A deep look into the gut's hormones
Researchers from the Hubrecht Institute and Utrecht University generated an in-depth description of the human hormone-producing cells of the gut. These cells are difficult to study, as they are very rare and unique to different species of animals. The researchers developed tools to study human hormone-producing cells in mini-guts grown in the lab, called organoids. Their findings offer potential new avenues for the treatment of diseases such as type 2 diabetes and obesity. (2020-05-13)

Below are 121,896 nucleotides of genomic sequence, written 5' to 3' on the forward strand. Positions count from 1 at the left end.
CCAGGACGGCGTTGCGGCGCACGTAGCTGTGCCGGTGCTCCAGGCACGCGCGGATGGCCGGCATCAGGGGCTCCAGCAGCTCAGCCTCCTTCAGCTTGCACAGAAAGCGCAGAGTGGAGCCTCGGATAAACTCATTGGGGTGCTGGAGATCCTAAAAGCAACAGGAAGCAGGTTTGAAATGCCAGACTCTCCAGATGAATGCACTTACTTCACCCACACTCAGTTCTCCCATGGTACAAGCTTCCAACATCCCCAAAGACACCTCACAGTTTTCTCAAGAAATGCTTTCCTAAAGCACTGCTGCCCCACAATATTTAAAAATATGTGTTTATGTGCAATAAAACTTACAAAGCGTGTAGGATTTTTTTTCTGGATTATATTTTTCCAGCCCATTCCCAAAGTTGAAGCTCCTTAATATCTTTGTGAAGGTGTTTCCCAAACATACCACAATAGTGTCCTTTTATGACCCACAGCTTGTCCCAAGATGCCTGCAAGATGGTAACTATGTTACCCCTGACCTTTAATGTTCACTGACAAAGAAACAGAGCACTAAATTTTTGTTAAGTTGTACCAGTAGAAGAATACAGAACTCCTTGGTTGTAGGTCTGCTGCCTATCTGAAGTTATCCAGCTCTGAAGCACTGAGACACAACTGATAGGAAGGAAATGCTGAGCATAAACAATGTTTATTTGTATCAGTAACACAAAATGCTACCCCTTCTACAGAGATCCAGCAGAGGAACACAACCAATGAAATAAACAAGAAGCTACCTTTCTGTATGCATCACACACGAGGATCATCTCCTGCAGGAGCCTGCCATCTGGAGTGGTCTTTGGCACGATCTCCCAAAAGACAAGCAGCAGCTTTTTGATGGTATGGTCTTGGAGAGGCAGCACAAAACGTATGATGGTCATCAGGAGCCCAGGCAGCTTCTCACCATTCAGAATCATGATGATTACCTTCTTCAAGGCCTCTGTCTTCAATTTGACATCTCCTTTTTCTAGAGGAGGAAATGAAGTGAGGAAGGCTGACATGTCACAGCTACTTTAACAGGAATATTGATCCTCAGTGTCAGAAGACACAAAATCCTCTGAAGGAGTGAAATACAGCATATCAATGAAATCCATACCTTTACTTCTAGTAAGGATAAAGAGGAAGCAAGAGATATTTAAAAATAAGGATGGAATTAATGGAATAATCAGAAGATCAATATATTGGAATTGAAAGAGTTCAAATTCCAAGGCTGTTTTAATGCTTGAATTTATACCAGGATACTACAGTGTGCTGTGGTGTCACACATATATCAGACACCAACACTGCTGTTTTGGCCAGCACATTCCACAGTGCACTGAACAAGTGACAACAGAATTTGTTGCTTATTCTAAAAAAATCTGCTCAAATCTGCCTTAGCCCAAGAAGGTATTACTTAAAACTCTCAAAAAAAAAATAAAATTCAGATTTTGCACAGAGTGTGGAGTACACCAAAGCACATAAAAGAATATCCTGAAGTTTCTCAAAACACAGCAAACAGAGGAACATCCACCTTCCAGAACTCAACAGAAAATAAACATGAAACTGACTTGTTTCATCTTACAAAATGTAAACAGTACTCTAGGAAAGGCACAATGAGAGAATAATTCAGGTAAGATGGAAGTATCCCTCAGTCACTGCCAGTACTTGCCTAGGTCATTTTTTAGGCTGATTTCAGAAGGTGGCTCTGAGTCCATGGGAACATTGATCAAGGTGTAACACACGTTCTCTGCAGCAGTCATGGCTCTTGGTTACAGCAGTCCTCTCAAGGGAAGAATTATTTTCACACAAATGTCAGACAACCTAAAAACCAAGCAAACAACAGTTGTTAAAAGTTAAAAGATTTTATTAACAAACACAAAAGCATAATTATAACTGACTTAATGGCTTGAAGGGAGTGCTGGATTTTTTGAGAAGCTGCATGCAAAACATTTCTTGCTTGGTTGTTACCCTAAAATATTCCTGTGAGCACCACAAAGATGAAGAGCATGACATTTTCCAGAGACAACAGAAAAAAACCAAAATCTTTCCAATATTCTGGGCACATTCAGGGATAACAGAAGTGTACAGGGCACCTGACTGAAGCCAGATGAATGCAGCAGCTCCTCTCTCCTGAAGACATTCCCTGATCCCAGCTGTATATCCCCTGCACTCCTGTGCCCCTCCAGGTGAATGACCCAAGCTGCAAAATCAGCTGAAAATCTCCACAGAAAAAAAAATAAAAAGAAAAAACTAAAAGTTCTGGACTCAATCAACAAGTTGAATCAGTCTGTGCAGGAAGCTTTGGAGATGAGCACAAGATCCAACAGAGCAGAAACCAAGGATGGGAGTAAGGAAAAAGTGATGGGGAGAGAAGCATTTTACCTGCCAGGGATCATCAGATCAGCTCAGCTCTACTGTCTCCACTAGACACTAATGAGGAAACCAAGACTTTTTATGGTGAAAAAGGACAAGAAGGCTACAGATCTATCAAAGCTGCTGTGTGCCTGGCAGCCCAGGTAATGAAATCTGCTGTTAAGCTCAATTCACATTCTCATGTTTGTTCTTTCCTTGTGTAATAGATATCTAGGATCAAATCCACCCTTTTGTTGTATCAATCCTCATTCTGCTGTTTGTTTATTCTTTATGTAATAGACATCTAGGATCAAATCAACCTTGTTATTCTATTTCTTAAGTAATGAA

Otters juggle stones when hungry, research shows
Hunger is likely to be the main driver of stone juggling in otters, new research has shown. (2020-05-05)

'We urgently need a renewed public debate about new breeding technologies'
Plant breeding has considerably increased agricultural yields in recent decades and made a major contribution to combating global hunger and poverty. At the same time, however, the intensification of farming has had negative environmental effects. A recent study by the University of Göttingen shows that new plant breeding technologies - such as genetic engineering and gene editing - can help increase food production whilst being more environmentally friendly. Results were published in Applied Economic Perspectives and Policy. (2020-04-27)

Rats give more generously in response to the smell of hunger